In a letter to the Federal Trade Commission, lawmakers and community groups are asking the U.S. government to investigate how many Airbnb and HomeAway rentals are operating like hotels. They say it’s difficult to implement effective policy without concrete data on the impact these services have on cities. Click here to read the rest of this article.
A group of 25 elected officials and 17 community groups is calling on the Federal Trade Commission to collect data on Airbnb listings and the revenue the listings generate. The rationale is that the data could help shape a policy to regulate short-term rentals, as city leaders say housing costs are rising amid housing shortages. The letter adds on to a similar call from Senators Elizabeth Warren, Dianne Feinstein and Brian Schatz in July. Click here to read the rest of the article.
Airbnb is facing renewed calls for a federal investigation from more than a dozen US cities, boosting senator Elizabeth Warren’s efforts to force the popular home-sharing startup to release data on its affordable housing impact. To read the rest of this article, click here.
Back in May, Ohio passed a new state law targeting an old Cleveland ordinance. The state law, HB 180, preempted a 12-year-old municipal law that requires contractors to hire locally. The state’s legislation prohibited Cleveland or any other city in Ohio from passing local-hire laws. Click here to read the rest of this article.
The U.S. Environmental Protection Agency’s Clean Power Plan (CPP) provides the first ever national protections against dangerous carbon pollution from existing power plants. The CPP presents a historic opportunity to not only accelerate America’s transition to a clean energy economy, but also to improve the health, environment, and local economies of communities overburdened by air pollution and the effects of climate change.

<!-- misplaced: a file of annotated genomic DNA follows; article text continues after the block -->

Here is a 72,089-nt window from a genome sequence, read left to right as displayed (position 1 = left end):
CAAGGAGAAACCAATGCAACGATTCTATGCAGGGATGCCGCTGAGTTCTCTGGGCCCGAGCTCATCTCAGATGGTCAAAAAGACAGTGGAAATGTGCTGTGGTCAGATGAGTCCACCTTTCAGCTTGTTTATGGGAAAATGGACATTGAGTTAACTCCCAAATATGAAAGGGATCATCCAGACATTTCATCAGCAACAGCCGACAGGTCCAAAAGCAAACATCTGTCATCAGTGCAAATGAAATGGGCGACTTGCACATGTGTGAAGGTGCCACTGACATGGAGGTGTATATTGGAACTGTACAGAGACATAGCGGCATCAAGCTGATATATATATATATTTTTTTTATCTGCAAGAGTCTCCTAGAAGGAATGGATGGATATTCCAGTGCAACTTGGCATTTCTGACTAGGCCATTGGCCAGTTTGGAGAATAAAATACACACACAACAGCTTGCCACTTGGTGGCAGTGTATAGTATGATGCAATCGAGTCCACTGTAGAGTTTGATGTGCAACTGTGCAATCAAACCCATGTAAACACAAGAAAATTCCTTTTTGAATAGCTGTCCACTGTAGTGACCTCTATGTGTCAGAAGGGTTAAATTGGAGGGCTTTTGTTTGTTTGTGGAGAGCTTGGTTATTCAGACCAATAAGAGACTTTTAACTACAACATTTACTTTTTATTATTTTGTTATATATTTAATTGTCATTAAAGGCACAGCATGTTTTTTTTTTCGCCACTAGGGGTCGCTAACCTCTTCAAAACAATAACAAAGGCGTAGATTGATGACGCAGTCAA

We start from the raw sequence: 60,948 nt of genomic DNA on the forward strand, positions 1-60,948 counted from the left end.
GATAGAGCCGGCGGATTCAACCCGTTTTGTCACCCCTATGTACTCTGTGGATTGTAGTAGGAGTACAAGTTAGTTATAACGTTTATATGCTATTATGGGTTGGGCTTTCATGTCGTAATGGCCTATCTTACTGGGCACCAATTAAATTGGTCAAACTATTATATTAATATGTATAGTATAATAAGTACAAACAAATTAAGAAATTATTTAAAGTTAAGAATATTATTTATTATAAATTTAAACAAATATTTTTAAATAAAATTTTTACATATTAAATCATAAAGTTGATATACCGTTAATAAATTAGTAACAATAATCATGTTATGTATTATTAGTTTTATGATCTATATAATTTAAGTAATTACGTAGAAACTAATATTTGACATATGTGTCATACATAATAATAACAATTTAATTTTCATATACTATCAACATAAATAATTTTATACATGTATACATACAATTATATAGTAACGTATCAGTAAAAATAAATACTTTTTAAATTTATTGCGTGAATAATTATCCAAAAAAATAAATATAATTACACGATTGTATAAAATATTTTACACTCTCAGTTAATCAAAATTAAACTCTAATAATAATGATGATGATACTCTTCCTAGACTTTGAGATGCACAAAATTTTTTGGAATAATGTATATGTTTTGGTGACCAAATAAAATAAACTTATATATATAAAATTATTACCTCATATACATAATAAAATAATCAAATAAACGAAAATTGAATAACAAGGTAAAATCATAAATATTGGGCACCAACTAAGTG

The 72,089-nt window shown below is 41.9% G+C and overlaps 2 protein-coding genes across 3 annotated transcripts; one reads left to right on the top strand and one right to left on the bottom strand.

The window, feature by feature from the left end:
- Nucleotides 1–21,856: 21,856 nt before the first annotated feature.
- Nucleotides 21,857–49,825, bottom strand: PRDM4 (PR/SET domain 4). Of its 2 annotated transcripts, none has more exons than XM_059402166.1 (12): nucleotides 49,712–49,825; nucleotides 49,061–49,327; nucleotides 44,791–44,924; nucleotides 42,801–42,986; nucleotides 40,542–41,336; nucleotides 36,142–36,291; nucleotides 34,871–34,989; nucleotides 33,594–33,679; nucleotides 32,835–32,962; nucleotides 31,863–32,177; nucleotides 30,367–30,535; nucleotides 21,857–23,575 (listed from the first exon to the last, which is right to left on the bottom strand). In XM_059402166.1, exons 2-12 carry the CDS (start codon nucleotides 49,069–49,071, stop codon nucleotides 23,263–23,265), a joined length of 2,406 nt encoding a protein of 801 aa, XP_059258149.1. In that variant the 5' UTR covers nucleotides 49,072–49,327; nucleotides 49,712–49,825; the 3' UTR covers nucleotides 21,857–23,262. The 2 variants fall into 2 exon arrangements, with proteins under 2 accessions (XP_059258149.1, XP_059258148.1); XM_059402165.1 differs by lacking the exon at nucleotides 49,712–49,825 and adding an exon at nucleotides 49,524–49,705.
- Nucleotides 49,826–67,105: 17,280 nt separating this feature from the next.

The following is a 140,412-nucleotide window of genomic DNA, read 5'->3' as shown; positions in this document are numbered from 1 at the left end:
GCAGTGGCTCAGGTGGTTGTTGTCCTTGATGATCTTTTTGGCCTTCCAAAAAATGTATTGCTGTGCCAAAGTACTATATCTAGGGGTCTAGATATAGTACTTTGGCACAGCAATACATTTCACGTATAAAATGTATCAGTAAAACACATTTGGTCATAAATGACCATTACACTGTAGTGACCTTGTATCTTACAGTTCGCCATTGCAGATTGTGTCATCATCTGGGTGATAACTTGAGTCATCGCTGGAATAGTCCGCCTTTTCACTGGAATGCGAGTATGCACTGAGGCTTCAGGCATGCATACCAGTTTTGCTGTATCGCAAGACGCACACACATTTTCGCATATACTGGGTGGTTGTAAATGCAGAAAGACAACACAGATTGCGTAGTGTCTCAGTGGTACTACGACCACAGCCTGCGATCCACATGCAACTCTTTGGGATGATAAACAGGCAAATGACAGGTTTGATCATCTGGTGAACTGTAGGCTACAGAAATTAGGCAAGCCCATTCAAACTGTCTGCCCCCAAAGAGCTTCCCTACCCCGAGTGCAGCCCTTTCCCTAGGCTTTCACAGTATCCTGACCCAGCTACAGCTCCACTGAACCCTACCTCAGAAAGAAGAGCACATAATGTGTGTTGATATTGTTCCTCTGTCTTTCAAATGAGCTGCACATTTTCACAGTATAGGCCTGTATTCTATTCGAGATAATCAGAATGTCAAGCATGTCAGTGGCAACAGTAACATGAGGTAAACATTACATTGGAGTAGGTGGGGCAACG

St. Petersburg, Florida — a city of about 257,000 residents sitting on the Gulf Coast next to Tampa — people have just a few options for getting around town. They can, of course, drive personal cars, walk or bike; catch a bus operated by the Pinellas Suncoast Transit Authority (PSTA); or hire taxis and Ubers. From February to August this year, the last mode choice on that list was likely the cheapest, most efficient option for accessing the bus. Click here to read the rest of this article.
My first morning in Altamonte Springs, Florida, I was faced with a dilemma: how to travel the two miles from my hotel to city hall without a car. Walking would take nearly an hour in the sweltering June heat. Taking a bus would entail waiting up to a half hour at a stop with little shelter from the forecasted thunderstorms, followed by a looping detour to the local mall. The trip could potentially take longer than walking. Click here to read the rest of this article.
In recent weeks, both presidential candidates have unveiled plans to repair and improve the country’s bridges, roads, internet and water systems. Democratic nominee Clinton says she will allocate $275 billion to the cause, including the creation of a national infrastructure bank designed to spur private investment, in what she has called the “biggest job creation program since World War II.” Click here to read the rest of this article.